Like most of the other more expensive Sonys, the VW285ES his pretty minimalistic in that it relies almost exclusively on its two HDMI inputs. For many, that means relying on an AV receiver, or a properly 4K switching system. There’s nothing, of course wrong with that. I rely on my Anthem receiver to switch for whatever projectors I’m reviewing.
From the back to the front:
Closest to the rear is the LAN RJ45 connector for networking. That’s followed by a USB, then the pair of HDMI inputs. They support HDMI 2.0 and HDCP 2.2 copy protection. The HDMI ports handle up to 13.5 ghz, per Sony. That’s not quite as wonderful as the full 18 ghz HDMI on some projectors including Sony’s high end 4K models, but it should be good enough for just about everyone.
These HDMI inputs support 4K HDR BT.2020 content up to 60fps and 8, 10, or 12 bit data. The difference lies with what is called the sub-sampling. There, (and only at 60fps), having 13.5 ghz vs 18 ghz make any difference, and that difference, will be slight, at the very most, and that only if you can somewhere find any 60fps content that has higher than 4:2:0 sampling which this Sony can handle. The Sony does 4:2:0 at 60fps at 8, 10, or 12 bit. By comparison, a full 18 ghz, allows 4:4:4 at 8 bit, 4:2:2 at 10 bit, and the same 4:2:2 at 12 bit. Think of it this way, you would definitely much rather have 4:2:0 at 10 or 12 bit, than 4:4:4 at 8 bit.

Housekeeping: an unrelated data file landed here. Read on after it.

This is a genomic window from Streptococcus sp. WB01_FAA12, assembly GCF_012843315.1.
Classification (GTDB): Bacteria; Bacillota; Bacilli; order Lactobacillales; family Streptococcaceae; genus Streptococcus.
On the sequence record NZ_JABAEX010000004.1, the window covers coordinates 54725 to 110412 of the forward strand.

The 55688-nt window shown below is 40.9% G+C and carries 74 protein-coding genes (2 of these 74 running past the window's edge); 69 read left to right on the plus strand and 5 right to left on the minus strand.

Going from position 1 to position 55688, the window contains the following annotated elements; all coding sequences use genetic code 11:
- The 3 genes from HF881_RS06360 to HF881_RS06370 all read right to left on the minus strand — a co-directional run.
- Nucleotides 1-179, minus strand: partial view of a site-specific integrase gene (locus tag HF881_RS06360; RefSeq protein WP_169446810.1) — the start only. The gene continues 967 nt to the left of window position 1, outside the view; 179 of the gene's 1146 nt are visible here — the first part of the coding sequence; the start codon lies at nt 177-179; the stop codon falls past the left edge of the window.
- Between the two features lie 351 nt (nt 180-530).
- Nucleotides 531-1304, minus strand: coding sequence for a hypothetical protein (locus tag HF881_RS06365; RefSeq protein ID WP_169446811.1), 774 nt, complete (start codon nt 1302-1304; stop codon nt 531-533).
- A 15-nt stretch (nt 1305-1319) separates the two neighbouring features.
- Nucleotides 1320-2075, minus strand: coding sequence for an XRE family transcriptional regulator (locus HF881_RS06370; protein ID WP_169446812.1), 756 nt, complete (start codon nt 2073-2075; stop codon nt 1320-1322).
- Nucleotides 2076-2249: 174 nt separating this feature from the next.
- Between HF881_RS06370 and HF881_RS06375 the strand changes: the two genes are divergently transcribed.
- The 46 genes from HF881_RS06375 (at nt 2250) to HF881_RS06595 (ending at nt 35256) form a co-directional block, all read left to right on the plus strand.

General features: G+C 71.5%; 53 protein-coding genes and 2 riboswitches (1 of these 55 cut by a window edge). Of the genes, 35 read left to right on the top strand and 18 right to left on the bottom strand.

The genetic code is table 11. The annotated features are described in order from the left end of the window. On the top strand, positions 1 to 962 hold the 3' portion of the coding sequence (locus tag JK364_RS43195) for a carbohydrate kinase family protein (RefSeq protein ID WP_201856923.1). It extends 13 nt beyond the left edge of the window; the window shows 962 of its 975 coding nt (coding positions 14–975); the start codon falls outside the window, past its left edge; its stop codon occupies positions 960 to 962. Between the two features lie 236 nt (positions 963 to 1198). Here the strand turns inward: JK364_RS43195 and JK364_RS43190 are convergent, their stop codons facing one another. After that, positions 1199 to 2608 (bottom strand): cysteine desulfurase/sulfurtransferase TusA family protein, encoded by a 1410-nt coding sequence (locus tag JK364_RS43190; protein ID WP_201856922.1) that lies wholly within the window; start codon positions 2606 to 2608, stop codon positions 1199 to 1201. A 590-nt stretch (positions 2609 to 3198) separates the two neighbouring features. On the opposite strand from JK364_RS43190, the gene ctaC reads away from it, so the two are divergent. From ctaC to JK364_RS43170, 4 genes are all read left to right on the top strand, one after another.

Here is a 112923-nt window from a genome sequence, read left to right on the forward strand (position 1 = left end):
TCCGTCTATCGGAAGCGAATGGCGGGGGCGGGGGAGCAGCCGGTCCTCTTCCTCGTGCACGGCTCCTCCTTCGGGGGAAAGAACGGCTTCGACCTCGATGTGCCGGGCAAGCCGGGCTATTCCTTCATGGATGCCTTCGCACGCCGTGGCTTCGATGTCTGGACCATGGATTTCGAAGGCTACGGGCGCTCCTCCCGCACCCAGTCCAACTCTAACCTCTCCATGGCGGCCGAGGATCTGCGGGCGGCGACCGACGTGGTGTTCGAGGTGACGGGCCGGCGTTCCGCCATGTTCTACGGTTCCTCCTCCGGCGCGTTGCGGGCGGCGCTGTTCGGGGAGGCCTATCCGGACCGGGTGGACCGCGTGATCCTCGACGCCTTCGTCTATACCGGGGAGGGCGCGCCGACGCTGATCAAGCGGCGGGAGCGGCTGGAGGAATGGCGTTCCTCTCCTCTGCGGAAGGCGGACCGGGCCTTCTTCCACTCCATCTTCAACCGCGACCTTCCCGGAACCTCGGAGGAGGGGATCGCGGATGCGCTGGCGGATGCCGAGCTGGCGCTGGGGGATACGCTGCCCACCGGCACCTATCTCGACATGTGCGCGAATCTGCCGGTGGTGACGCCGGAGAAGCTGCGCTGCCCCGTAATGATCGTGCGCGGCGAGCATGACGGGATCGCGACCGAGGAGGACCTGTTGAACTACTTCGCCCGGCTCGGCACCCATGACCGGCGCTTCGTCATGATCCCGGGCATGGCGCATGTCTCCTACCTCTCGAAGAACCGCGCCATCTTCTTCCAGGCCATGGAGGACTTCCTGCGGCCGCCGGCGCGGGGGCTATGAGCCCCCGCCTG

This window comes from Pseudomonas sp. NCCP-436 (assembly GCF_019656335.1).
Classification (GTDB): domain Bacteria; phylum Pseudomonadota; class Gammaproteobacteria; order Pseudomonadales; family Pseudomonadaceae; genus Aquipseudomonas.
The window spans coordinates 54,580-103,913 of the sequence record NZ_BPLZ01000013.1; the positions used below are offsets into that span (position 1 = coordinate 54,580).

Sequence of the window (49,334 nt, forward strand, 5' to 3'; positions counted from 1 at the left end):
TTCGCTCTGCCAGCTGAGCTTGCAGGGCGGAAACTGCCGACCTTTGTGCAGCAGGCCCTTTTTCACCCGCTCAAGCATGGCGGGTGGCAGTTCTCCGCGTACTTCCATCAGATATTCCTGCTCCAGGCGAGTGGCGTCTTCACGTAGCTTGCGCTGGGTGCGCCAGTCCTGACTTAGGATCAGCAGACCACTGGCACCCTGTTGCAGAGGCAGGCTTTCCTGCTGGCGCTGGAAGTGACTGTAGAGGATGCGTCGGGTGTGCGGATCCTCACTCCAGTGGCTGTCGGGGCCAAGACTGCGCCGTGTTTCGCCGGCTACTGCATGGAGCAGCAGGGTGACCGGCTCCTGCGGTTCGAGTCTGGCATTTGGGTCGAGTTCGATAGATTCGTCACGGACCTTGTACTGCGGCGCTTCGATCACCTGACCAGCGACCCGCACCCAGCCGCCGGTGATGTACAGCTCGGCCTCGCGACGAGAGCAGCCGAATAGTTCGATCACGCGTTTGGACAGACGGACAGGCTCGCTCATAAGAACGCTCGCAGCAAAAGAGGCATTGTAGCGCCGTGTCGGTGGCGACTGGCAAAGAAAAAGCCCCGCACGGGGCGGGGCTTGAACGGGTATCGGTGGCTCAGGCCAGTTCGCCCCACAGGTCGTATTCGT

I haven’t heard of any streaming that gets close to 60 fps, 10 or 12 bit with 4:4:4, or even 4:2:2, and of course Blu-ray UHD discs aren’t 60 ghz, so the Sony supports the full 4:4:4 at 24, or 30 fps, if only you could find a disc that has any 4:4:4.
Bottom line on the HDMI: Don’t worry about it! This Sony’s 13.5 basically handles everything I’m aware of that exists today, and probably anything around for the next 5 years. And even if someone does produce some of that content, the way things work, the source will “talk” with the projector, and send 4:2:0 at 60fps, because it’s all about devices feeding displays the best signal the display can handle, rather than there being a failure to communicate, and no picture.
Sony didn’t even bother to put 18 ghz on their $8K and $15K 4K projectors – only those at $24,999 and up. I don’t have a problem with that, as it’s highly unlikely that any 60fps content will come along where that difference in sub-sampling will be visible at all.
Enough about HDMI and technical aspects of it. Next as we move toward the front is an RS-232 serial port for “old school” command and control of the projector over a serial connection. That’s followed by a jack allowing you to hard wire the remote control, in case you have a setup where the remote is too far away (or rear screen setup). With an optional cable, you can put that remote far away, on the other side of walls, etc.
All that’s left are the two 12 volt triggers, which could be used with compatible devices, such as properly equipped motorized screens, perhaps some motorized shades, etc.
That’s it, except of course there’s the usual power receptacle, which is found on the back of the projector, down low, near the other side.